The 12-day flight was added to the shuttle's schedule last year to buy time in case NASA's newly hired cargo delivery companies have problems getting their spacecraft into orbit.
Atlantis will be delivering a year's worth of food, clothing, science equipment and supplies to the orbital outpost, a $100 billion project of 16 nations that circles 220 miles above Earth.
"This flight is incredibly important to the space station. The cargo that is coming up on this flight is really mandatory," said NASA's spaceflight chief Bill Gerstenmaier.
Earlier on Tuesday, the threat of an orbital debris impact interrupted the station's preparations for Atlantis' visit. NASA learned that an unidentified piece of space debris was likely to pass close to the station and told the crew to seek shelter in the station's two Russian Soyuz escape capsules.
Typically, the station maneuvers to avoid potential debris impacts, but the notice came just 14 hours before the closest approach, too late to plan and conduct an avoidance maneuver.
"We think it came within about 335 meters (1,100 feet) of the space station. It was probably the closest object that's actually come by (the) space station," Gerstenmaier said.
NO BACKUP SHUTTLE
The six station crewmembers divided into two groups of three and sealed themselves into the Soyuz capsules about 20 minutes before the object came closest to the station, which occurred at 8:08 a.m. EDT. It was only the second time in the station's history that crews had to seek shelter in their "lifeboats" for an orbital debris threat.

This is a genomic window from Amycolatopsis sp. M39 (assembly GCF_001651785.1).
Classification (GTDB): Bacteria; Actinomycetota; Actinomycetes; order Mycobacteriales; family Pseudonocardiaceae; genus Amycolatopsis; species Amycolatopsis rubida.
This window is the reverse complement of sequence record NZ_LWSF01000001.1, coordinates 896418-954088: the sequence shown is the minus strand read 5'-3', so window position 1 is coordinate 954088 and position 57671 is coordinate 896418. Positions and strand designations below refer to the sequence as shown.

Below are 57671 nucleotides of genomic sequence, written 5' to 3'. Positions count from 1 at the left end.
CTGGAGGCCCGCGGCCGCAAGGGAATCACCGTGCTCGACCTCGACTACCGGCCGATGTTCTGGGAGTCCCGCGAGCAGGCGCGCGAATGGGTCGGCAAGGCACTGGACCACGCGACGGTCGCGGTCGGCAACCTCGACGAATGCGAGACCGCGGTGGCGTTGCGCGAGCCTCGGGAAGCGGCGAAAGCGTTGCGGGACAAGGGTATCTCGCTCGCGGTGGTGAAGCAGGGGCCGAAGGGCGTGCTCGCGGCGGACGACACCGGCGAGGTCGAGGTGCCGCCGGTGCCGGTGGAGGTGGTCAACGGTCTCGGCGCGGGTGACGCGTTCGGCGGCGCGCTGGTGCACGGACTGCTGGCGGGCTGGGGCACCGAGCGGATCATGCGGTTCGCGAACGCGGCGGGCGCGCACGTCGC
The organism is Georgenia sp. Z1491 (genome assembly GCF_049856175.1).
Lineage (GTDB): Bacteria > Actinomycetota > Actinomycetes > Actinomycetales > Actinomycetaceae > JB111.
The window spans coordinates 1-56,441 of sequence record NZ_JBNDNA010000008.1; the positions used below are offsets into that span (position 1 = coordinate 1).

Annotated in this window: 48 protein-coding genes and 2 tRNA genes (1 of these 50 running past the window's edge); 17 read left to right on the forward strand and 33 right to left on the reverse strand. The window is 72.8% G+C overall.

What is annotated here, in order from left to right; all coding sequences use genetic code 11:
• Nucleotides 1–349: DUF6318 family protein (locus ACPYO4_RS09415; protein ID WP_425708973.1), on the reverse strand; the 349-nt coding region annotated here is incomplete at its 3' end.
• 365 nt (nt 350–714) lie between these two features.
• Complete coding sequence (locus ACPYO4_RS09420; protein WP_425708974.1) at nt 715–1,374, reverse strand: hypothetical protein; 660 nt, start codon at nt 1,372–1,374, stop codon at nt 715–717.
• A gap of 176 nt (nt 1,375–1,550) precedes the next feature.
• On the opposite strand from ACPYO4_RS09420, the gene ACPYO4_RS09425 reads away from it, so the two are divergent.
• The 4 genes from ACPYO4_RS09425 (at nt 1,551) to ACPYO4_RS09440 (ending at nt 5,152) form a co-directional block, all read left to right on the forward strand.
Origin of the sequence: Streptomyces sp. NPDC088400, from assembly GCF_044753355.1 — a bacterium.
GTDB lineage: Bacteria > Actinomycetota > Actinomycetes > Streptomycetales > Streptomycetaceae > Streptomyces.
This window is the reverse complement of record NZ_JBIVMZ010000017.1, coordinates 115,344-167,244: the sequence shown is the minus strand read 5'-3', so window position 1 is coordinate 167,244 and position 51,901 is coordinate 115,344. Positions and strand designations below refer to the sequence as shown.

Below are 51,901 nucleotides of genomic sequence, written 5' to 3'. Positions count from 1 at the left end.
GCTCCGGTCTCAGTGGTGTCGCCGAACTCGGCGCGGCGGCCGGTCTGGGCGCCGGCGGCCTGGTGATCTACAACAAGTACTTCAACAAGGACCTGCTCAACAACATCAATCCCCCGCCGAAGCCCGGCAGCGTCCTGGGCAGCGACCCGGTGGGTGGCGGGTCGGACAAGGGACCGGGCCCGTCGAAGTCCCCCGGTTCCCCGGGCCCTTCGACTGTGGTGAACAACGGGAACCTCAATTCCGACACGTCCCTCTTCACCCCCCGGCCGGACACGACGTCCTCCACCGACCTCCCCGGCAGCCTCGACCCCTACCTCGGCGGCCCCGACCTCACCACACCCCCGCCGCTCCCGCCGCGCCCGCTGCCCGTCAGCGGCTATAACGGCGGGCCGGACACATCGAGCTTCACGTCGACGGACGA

The station's two U.S. crewmembers are preparing for a spacewalk during shuttle's Atlantis' eight-day stay, a job normally undertaken by the visiting astronauts.
NASA, however, has been trying to keep the Atlantis crew's training as simple as possible, as the four shuttle astronauts already are tasked to do the work of the six or seven people normally assigned to shuttle flights.
The U.S. space agency pared down the crew size to accommodate the smaller Russian Soyuz spacecraft that would be used to fly the Atlantis astronauts home in case the shuttle is too damaged to attempt landing.
Since the 2003 Columbia accident, NASA has had a second shuttle on standby for a rescue mission if needed. Atlantis, however, is the 135th and last shuttle to fly, with no backup shuttle in waiting.
The United States is ending the shuttle program to save its $4 billion annual operating costs and use the money to develop spaceships that can travel beyond the station, such as to the moon, asteroids and eventually to Mars.
Space Exploration Technologies and Orbital Sciences Corp. are scheduled to begin cargo deliveries to the station next year. NASA is hoping commercial companies will be able to fly astronauts as well, though those spaceships are not expected to be ready for at least four to five years.
In the meantime, NASA will pay Russia to fly its astronauts to the station at a cost of more than $50 million per person.
(Reporting by Irene Klotz; editing by Anthony Boadle)